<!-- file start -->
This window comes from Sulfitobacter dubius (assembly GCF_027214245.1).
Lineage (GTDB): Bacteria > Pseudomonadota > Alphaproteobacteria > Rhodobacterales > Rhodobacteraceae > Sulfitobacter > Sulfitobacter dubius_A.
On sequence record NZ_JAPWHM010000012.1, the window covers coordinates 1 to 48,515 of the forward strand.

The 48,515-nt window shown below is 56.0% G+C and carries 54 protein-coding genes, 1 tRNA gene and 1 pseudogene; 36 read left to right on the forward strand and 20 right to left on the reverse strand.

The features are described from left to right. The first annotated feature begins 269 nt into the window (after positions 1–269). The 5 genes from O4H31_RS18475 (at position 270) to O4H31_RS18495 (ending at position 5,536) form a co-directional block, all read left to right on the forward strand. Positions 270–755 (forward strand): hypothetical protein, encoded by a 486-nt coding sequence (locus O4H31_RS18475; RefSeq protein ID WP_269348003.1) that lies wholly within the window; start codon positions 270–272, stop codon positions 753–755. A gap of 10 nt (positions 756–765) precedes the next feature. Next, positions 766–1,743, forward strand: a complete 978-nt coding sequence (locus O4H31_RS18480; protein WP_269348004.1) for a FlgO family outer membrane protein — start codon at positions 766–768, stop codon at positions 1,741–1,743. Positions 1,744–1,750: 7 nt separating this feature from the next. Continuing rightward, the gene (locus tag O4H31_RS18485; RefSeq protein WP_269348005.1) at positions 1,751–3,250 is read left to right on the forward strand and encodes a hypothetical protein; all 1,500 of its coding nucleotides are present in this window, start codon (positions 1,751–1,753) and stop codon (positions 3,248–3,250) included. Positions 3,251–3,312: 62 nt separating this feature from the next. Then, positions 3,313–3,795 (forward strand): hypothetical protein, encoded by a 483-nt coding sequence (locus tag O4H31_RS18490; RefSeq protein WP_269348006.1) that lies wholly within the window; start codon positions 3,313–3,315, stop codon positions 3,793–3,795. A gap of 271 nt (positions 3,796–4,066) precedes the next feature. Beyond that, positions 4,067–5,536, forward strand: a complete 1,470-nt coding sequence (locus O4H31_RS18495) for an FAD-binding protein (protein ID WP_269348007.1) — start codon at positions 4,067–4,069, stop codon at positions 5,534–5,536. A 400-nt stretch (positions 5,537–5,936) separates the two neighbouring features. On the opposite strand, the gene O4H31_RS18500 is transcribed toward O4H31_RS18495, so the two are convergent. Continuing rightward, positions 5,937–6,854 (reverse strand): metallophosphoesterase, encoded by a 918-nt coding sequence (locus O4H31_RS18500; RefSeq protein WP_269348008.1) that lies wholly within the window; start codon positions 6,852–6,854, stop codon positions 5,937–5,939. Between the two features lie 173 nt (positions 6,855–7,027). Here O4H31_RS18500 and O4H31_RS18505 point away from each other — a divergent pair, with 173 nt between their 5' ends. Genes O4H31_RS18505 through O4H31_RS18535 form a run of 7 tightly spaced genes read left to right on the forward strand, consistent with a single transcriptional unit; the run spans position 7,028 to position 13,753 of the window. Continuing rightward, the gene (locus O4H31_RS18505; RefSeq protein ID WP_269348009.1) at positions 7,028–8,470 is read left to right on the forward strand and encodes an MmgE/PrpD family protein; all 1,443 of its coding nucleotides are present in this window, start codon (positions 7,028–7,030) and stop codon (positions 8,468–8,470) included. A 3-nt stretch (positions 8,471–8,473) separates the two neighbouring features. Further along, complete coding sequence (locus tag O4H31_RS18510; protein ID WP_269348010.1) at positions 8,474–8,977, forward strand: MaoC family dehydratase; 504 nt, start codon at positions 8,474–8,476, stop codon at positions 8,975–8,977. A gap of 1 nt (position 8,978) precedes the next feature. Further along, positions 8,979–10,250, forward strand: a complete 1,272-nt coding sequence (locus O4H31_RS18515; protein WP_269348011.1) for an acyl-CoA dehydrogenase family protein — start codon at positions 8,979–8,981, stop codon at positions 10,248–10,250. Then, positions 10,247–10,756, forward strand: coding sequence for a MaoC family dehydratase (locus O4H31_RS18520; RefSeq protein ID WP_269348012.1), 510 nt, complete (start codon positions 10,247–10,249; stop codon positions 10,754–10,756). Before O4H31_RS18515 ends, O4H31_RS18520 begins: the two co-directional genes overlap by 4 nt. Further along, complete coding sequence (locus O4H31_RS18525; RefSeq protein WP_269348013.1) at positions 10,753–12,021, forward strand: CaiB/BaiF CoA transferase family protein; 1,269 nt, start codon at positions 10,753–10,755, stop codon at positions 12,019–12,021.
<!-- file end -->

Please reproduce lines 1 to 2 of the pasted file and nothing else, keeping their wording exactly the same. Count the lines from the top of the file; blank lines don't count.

This window comes from Sulfitobacter dubius (assembly GCF_027214245.1).
Lineage (GTDB): Bacteria > Pseudomonadota > Alphaproteobacteria > Rhodobacterales > Rhodobacteraceae > Sulfitobacter > Sulfitobacter dubius_A.